Although the orifice plate 44 has been disclosed as being situated above (or upstream) from the slot 56 and separator 58, and although this position is generally preferable because it prevents any creation of suction due to possible partial vacuum if the orifice plate were situated downstream from the slot, nevertheless it is possible to position it downstream therefrom, especially if a situation should be present where a slight suction would be desirable.
The above-described device is of great advantage in the pulverization of coal into fine particles, with the simultaneous removal of a substantial proportion of the impurities, such as the ash and sulfur content of the raw coal. In this respect, in bituminous coal, for example, the ash content averages about 10 to 12% and may go as high as 20% of the total, while the sulfur content, usually in the form of particles of pyrites, averages about 2 to 3% and may go as high as about 7.5%. Since the ash and pyrities particles are less subject to pulverization in the mill, these impurities are substantially removed from the outer peripheral path of the whirling stream in the manner described above.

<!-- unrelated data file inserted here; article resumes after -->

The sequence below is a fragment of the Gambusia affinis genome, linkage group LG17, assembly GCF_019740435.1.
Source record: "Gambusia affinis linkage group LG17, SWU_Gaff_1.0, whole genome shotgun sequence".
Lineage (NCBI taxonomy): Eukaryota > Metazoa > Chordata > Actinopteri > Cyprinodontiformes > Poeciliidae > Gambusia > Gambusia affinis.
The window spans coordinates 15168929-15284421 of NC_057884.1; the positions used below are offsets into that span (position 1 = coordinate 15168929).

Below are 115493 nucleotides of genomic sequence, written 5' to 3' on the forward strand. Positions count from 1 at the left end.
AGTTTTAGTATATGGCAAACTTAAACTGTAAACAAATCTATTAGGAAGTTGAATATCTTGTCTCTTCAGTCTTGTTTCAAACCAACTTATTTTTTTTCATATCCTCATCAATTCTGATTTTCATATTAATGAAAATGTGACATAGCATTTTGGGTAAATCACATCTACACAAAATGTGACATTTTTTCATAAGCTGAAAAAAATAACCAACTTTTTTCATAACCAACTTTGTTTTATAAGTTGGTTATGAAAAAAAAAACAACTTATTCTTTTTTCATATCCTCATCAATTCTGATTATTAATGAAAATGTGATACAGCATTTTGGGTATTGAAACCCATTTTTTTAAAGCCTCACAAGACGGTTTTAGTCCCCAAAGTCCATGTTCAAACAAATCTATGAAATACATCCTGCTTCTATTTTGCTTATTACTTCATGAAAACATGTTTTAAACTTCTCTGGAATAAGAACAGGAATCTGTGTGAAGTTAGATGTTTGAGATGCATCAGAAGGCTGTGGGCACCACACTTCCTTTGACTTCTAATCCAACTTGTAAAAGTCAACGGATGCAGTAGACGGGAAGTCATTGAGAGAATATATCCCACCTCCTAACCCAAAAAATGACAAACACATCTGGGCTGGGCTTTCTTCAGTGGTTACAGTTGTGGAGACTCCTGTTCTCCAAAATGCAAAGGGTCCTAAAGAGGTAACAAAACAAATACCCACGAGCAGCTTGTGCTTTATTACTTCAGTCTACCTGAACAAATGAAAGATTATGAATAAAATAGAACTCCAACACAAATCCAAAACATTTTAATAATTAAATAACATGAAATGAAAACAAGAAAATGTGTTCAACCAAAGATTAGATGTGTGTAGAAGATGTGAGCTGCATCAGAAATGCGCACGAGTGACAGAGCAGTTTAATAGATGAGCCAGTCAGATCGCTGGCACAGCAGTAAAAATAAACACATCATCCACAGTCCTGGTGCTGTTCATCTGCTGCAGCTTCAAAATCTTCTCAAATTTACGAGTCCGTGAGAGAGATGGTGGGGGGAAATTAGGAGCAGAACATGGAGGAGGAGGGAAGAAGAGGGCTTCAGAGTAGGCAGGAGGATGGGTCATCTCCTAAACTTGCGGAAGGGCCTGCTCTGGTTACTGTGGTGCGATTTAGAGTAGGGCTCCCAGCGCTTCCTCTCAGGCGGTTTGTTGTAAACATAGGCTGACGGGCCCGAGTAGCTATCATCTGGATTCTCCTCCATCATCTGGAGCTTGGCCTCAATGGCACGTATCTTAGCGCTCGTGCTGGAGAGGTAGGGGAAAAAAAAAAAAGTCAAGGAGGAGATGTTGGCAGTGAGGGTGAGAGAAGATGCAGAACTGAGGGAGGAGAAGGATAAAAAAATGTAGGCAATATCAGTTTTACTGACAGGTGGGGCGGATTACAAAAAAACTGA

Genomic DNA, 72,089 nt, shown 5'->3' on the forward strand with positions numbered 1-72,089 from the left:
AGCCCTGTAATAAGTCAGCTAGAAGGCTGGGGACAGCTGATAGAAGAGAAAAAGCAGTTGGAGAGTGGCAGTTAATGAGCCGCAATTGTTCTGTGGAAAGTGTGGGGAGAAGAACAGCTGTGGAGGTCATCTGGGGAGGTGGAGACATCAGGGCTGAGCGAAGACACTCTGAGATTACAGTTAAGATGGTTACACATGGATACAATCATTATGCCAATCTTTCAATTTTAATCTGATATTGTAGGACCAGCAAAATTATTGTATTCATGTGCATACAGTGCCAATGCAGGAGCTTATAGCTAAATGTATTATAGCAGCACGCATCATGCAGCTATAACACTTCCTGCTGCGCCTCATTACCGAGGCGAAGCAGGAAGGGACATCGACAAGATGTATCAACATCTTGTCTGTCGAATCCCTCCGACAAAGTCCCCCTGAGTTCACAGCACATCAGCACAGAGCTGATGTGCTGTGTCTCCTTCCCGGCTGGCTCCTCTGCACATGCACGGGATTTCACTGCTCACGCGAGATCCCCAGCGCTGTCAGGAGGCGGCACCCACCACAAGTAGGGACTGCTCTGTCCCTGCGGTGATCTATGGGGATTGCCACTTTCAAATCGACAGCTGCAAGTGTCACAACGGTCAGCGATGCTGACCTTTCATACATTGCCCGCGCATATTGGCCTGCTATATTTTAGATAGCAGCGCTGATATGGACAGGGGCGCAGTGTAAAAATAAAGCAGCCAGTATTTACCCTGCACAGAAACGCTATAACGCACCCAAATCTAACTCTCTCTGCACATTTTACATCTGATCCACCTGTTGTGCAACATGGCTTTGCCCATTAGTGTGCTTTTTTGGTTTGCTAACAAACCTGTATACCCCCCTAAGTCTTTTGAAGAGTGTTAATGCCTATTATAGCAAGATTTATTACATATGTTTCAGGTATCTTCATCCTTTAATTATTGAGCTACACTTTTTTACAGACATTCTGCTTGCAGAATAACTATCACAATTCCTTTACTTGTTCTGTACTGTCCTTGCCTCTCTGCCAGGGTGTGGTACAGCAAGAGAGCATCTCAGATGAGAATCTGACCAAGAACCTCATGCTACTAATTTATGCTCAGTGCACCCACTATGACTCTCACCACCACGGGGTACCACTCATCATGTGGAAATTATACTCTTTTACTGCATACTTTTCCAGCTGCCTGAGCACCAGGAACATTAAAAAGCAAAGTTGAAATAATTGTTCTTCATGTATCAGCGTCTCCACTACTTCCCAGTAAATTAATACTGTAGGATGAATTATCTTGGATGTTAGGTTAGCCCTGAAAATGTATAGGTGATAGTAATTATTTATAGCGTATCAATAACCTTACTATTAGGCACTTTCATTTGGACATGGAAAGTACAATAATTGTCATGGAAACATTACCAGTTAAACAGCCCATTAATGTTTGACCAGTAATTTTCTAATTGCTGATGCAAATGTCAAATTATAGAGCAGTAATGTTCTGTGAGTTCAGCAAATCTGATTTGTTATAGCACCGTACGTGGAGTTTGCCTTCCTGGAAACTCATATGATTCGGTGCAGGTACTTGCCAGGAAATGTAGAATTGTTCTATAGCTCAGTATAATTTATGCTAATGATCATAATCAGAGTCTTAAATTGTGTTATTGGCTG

In FIG. 5 there is shown a modified form of the mill that is disclosed in FIG. 1, this mill, generally designated 100, being similar to that shown in FIG. 1 in every respect, but, instead of a circular classification chamber, such as shown at 18 in FIG. 1, the mill has an arcuate upper portion 102 to serve as the classification chamber, and the exhaust port 104 is provided at the inner periphery of the mill, at the junction of the classification chamber and the downstack, just below the inlet into the by-pass duct 106.
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|U.S. Classification||241/39, 241/5|